Quality of Life and Public Management
Redefining Development in the Local Environment
Quality of Life and Public Management explores the possibility for a dramatic and significant improvement in quality of life for all population groups and sub-groups in the UK. Strongly evidence-based, the book draws on case study data and comparisons into local and central government structure, funding, policy, cultures and outcomes from a number of EU countries, such as Denmark, Germany, and Switzerland. It shows that quality of life on a number of important criteria is superior in these other countries than it is in the UK. The book makes a strong argument that it is possible to replicate this success in the UK and that failure to do so has been the result of failed political institutions, in particular local government.
John Whitelegg examines the impact of better central and local governance on the welfare of children and older people. He also looks at the built environment, air quality, resilience and renewable energy in the UK and gives suggestions for practical and implementable policies based on evidence and best practice from other EU cities.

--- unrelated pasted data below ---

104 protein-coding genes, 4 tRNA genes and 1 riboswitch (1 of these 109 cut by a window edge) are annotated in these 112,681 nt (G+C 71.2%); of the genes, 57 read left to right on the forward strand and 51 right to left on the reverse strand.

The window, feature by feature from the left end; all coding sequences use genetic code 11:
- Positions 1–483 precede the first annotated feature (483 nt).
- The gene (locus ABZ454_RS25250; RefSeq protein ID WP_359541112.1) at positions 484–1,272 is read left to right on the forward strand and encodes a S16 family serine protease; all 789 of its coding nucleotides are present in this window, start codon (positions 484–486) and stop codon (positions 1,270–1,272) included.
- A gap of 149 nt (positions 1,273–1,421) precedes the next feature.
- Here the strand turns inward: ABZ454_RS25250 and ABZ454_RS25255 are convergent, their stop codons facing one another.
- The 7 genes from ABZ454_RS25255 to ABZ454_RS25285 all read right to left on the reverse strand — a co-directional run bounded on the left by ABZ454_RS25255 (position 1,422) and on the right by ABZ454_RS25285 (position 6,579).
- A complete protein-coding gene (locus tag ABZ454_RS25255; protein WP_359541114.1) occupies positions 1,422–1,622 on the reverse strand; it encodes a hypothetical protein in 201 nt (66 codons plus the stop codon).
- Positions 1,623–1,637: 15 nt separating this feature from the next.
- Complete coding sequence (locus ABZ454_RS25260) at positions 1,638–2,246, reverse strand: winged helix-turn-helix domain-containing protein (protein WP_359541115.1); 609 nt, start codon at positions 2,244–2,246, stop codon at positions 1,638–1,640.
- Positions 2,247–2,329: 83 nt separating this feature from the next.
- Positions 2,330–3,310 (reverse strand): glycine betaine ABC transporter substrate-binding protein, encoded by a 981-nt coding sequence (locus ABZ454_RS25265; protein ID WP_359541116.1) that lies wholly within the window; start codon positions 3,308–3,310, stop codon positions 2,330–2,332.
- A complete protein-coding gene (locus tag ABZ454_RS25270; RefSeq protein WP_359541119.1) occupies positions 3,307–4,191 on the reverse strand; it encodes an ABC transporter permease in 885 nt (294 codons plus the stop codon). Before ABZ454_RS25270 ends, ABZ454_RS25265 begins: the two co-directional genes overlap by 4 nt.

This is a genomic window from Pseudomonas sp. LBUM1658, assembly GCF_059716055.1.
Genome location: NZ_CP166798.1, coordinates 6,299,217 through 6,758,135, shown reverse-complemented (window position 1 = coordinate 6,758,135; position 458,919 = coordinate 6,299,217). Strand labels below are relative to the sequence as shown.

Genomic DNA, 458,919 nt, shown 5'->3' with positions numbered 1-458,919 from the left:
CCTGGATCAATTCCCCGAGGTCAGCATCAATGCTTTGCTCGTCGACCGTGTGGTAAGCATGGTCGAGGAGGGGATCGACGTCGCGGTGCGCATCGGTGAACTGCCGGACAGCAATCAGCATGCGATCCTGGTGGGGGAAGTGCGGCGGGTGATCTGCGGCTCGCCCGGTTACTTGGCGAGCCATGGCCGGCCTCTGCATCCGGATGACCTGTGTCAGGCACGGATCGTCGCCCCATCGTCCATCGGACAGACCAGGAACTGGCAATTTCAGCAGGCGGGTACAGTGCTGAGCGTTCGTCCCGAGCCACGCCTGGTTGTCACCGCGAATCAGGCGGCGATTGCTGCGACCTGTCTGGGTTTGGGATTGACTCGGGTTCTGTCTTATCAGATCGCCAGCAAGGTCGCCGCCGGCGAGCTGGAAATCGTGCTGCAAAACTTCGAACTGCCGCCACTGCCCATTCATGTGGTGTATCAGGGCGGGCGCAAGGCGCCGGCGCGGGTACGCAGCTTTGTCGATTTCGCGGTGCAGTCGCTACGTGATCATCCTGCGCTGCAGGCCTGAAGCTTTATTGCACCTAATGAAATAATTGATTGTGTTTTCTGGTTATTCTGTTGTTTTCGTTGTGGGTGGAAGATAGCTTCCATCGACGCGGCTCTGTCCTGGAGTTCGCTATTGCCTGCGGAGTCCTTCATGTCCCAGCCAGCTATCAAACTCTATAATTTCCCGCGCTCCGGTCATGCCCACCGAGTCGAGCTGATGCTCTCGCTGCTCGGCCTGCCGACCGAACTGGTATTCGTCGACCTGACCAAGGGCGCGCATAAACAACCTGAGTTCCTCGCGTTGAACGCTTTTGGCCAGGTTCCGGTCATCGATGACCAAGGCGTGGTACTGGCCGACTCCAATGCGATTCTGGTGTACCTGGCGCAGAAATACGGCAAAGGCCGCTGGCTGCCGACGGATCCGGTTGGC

The book is rooted in the belief that every locality can and should have the best possible standards of health, quality of life, environment, climate change protection and transport choices that can be found anywhere in the world.
This book will be of great value to students and researchers in the fields of public management, politics, social work, planning and public services in general. It also has direct relevance for professionals in central and local government, councillors, community groups and NGOs.
Table of Contents
Part 1: What is Best Practice and how do we define Excellence 1. A Tale of 3 Cities and Two Rural Areas (Freiburg, Roskilde, Basel, rural North Rhine Westphalia and rural Switzerland) 2. Defining Excellence Part 2: The Devil is in the Detail 3. Children 4. Older People 5. Built Environment 6. Air Quality 7. Renewable Energy 8. Peak Oil, Climate Change and Resilience 9. City-City Comparisons Part 3: Good ideas are great but how do we make things happen? 10. What do they do that we don’t do: Budgets, Councillors and the Power to Act 11. How can we capture the Excellence Virus and release it in the UK? 12. Conclusions
John Whitelegg is Professor of Sustainable Development at the Stockholm Environment Institute, University of York. He worked at Lancaster University for 20 years as a teacher, researcher and activist on transport and the environment. He was a city councillor for 8 years and from 2008 to 2010 was deputy chair of the Local Government Association Regeneration and Transport Board. He has written 9 books and over 80 papers and chapters in books on transport and environment topics.